This combination D/A processor and headphone amp measures just 4.1" square and 1.4" high and uses dual ESS Sabre Pro ES9038 chips to offer up to 32-bit/768kHz PCM and DSD up to DSD512, plus eight user-selectable PCM reconstruction filters and full unfolding of MQA files. In using the Pre Box S2 Digital to compare MQA files to their non-MQA versions, KM wrote that "the soundstage seemed to grow and surround my head," describing the Pro-Ject DAC's MQA performance as "a revelation." Ken praised the DAC's user-friendliness and concluded, "I can think of no other mini-machine that does so much so well." Writing from his test bench, JA observed very low noise—"extraordinarily good, considering that the Pre Box S2 Digital is powered by a tiny wall-wart supply. Someone at Pro-Ject knows how to optimize a printed-circuit-board layout!" In a Follow-Up report, HR wrote that the Pre Box S2 Digital "preferred sensitive, easy-to-drive headphones" such as his own AudioQuest NightHawks, judging that combination "lively, smooth, and very musical." (Vol.42 Nos.4 & 5 WWW)

Schiit Audio Yggdrasil: $2399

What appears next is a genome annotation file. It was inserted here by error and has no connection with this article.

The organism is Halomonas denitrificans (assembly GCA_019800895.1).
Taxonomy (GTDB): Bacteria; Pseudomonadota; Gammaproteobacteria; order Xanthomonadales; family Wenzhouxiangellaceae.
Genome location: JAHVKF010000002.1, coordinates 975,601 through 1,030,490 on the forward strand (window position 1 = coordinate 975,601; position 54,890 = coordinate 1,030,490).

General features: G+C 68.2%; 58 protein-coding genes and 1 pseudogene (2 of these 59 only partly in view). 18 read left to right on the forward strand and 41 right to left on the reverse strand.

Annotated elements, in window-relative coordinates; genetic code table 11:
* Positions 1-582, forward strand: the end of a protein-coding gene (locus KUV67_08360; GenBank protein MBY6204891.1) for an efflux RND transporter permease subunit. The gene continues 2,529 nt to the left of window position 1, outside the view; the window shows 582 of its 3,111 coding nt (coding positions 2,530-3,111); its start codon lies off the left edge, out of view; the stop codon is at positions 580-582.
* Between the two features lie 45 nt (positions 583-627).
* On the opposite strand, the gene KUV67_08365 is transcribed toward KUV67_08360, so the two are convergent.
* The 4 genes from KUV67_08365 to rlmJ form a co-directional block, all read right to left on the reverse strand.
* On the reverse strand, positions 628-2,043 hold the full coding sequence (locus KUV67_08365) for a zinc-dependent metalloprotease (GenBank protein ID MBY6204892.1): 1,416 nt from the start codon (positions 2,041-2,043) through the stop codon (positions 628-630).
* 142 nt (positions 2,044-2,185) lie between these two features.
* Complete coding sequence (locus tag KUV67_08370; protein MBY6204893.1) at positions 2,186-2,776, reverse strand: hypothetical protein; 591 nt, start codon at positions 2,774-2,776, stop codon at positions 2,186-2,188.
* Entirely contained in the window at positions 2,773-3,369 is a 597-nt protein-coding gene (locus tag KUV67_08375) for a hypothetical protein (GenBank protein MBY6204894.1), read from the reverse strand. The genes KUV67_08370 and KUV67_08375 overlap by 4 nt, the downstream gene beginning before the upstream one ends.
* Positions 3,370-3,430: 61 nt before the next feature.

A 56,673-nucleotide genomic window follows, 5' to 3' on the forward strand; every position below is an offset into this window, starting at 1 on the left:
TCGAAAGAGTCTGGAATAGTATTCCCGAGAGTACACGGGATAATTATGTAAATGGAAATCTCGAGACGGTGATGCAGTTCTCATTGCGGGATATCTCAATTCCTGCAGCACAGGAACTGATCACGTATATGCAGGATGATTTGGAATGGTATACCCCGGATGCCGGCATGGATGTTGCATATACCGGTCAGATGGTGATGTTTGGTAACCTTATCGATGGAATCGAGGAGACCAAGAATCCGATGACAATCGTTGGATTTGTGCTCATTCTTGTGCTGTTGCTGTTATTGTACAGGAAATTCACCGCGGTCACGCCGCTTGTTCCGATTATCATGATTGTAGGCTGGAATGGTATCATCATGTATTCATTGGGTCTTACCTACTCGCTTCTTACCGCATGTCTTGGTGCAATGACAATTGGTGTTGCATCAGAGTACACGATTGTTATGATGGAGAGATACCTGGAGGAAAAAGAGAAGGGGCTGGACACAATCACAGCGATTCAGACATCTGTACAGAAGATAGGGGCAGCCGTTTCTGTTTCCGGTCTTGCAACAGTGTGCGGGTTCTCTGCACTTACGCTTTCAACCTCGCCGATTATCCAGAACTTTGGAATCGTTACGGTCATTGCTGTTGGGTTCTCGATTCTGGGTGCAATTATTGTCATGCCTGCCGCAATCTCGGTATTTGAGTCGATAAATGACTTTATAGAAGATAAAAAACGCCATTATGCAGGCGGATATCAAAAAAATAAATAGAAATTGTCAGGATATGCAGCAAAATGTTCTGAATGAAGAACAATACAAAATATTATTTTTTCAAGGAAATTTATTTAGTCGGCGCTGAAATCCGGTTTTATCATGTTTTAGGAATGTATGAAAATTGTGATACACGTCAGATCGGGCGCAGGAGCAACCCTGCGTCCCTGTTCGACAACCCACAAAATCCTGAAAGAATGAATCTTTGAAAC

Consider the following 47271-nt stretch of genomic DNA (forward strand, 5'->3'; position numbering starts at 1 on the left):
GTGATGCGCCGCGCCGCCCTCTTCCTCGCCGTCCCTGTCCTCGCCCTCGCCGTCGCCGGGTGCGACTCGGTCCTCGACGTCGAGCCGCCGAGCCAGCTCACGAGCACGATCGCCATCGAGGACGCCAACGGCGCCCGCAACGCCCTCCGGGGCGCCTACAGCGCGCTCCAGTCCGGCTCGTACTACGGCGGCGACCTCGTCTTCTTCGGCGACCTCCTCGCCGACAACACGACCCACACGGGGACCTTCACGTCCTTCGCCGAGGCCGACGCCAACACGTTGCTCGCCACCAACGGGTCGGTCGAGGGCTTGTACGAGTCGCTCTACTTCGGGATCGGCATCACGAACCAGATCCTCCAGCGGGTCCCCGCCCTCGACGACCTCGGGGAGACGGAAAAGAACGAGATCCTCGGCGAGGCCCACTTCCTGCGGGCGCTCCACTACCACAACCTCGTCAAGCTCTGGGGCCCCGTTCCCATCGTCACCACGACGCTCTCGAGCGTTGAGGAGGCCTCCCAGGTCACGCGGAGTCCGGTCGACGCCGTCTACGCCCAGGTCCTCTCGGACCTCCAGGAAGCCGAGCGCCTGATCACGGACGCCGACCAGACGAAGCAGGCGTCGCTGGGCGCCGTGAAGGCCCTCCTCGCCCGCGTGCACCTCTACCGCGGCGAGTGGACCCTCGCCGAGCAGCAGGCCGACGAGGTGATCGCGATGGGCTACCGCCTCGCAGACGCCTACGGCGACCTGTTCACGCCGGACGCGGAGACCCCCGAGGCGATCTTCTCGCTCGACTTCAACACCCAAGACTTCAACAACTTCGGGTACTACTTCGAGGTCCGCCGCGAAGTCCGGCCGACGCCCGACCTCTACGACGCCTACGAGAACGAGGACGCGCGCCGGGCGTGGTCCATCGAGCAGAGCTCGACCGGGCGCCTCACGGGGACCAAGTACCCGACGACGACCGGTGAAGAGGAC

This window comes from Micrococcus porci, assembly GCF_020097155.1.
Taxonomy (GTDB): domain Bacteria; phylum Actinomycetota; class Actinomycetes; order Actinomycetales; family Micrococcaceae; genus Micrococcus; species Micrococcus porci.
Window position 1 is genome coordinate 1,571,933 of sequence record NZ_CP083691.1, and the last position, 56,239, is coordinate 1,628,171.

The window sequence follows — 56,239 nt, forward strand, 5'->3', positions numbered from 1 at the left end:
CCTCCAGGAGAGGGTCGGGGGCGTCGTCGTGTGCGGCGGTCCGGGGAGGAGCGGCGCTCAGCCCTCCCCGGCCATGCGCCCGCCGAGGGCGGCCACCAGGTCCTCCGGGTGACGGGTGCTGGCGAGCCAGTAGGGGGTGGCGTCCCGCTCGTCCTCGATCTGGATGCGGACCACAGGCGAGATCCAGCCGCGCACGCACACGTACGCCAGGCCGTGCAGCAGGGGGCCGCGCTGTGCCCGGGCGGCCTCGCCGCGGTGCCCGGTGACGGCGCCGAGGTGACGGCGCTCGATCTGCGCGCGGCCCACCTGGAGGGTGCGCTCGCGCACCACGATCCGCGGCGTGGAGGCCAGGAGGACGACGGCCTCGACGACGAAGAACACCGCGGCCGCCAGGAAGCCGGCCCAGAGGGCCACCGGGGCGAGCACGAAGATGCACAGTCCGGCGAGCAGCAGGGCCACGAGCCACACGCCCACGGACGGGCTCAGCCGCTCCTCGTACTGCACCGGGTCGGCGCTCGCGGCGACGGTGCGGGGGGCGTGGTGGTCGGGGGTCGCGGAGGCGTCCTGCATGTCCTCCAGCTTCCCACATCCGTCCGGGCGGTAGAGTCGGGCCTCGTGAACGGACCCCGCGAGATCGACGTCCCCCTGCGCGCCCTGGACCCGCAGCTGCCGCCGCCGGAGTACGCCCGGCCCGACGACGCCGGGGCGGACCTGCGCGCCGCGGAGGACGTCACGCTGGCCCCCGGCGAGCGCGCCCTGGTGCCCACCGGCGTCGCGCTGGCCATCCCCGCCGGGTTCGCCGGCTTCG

Is high-end audio ready for a company whose all-out statement DAC costs only $2299? Ready or not, Schiit Audio's Yggdrasil is here, offering what Schiit describes as a true "21 bits of resolution" and proprietary digital filtering, implemented on an Analog Devices processor, that retains rather than destroys "all the original samples." Also featured is a hefty regulated power-supply section built around twin transformers: one for the digital supplies, the other for analog. Input signals of resolutions up to 24-bit/192kHz are accepted. According to HR, in contrast with the "grainlessness" of the Mytek Brooklyn DAC, "the Schiit's sound was slightly textured, and dynamic contrasts were less evident." That said, Herb also observed that "the Yggdrasil exposed melodic lines . . . and human voices—also better than any DAC I've heard costing less than five grand." JA's measurements comprised a mixed report, with praise for the Schiit's "superbly well designed" analog circuitry set against his impression of "digital circuitry [that] is not fully optimized." In 2018, Schiit introduced their Analog 2 upgrade—two new output cards and a firmware update for the DSP board—available to owners of older Yggdrasils for $550. HR wrote in a Follow-Up that the upgrade, which must be performed by Schiit or by an authorized service center, allowed his Yggdrasil to sound "quieter, more refined, more transparent, more silky, more tactile." (Vol.40 No.2, Vol.41 No.9 WWW)